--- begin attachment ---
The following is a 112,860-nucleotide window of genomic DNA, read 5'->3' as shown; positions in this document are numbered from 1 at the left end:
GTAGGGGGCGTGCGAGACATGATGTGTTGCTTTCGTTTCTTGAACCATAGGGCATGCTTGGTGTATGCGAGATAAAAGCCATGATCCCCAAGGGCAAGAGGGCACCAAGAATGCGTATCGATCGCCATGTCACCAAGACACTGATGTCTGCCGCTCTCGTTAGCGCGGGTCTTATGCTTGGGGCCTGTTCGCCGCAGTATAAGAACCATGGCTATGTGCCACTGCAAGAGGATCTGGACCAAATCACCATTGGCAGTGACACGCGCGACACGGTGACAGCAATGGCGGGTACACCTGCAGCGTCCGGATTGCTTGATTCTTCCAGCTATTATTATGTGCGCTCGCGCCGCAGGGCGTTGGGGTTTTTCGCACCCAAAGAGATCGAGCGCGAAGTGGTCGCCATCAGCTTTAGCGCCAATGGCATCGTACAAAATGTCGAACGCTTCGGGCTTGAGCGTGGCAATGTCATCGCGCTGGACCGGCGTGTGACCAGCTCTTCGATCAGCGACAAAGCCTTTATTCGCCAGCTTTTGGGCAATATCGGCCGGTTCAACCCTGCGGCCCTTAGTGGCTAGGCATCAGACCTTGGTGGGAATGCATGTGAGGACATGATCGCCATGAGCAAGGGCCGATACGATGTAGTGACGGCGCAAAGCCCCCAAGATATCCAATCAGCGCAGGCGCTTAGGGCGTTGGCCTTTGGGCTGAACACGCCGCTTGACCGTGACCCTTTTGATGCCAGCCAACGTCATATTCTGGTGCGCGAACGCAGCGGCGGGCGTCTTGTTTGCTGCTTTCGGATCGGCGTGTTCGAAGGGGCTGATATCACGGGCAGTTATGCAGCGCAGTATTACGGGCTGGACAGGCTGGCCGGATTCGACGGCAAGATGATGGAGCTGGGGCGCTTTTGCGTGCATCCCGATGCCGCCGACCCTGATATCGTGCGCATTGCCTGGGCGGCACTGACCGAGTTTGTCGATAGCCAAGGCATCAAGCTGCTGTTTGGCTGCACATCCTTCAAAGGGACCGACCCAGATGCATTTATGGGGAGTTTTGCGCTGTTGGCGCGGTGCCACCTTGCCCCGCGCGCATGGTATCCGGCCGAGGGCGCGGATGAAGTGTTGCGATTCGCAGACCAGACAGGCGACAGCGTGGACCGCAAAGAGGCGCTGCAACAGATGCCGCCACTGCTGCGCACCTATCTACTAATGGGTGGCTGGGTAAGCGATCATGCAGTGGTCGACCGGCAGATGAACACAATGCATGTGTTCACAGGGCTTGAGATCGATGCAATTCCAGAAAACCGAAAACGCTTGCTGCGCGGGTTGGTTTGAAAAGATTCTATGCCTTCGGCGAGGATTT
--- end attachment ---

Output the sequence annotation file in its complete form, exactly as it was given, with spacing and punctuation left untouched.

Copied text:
The following is a 112,860-nucleotide window of genomic DNA, read 5'->3' as shown; positions in this document are numbered from 1 at the left end:
GTAGGGGGCGTGCGAGACATGATGTGTTGCTTTCGTTTCTTGAACCATAGGGCATGCTTGGTGTATGCGAGATAAAAGCCATGATCCCCAAGGGCAAGAGGGCACCAAGAATGCGTATCGATCGCCATGTCACCAAGACACTGATGTCTGCCGCTCTCGTTAGCGCGGGTCTTATGCTTGGGGCCTGTTCGCCGCAGTATAAGAACCATGGCTATGTGCCACTGCAAGAGGATCTGGACCAAATCACCATTGGCAGTGACACGCGCGACACGGTGACAGCAATGGCGGGTACACCTGCAGCGTCCGGATTGCTTGATTCTTCCAGCTATTATTATGTGCGCTCGCGCCGCAGGGCGTTGGGGTTTTTCGCACCCAAAGAGATCGAGCGCGAAGTGGTCGCCATCAGCTTTAGCGCCAATGGCATCGTACAAAATGTCGAACGCTTCGGGCTTGAGCGTGGCAATGTCATCGCGCTGGACCGGCGTGTGACCAGCTCTTCGATCAGCGACAAAGCCTTTATTCGCCAGCTTTTGGGCAATATCGGCCGGTTCAACCCTGCGGCCCTTAGTGGCTAGGCATCAGACCTTGGTGGGAATGCATGTGAGGACATGATCGCCATGAGCAAGGGCCGATACGATGTAGTGACGGCGCAAAGCCCCCAAGATATCCAATCAGCGCAGGCGCTTAGGGCGTTGGCCTTTGGGCTGAACACGCCGCTTGACCGTGACCCTTTTGATGCCAGCCAACGTCATATTCTGGTGCGCGAACGCAGCGGCGGGCGTCTTGTTTGCTGCTTTCGGATCGGCGTGTTCGAAGGGGCTGATATCACGGGCAGTTATGCAGCGCAGTATTACGGGCTGGACAGGCTGGCCGGATTCGACGGCAAGATGATGGAGCTGGGGCGCTTTTGCGTGCATCCCGATGCCGCCGACCCTGATATCGTGCGCATTGCCTGGGCGGCACTGACCGAGTTTGTCGATAGCCAAGGCATCAAGCTGCTGTTTGGCTGCACATCCTTCAAAGGGACCGACCCAGATGCATTTATGGGGAGTTTTGCGCTGTTGGCGCGGTGCCACCTTGCCCCGCGCGCATGGTATCCGGCCGAGGGCGCGGATGAAGTGTTGCGATTCGCAGACCAGACAGGCGACAGCGTGGACCGCAAAGAGGCGCTGCAACAGATGCCGCCACTGCTGCGCACCTATCTACTAATGGGTGGCTGGGTAAGCGATCATGCAGTGGTCGACCGGCAGATGAACACAATGCATGTGTTCACAGGGCTTGAGATCGATGCAATTCCAGAAAACCGAAAACGCTTGCTGCGCGGGTTGGTTTGAAAAGATTCTATGCCTTCGGCGAGGATTT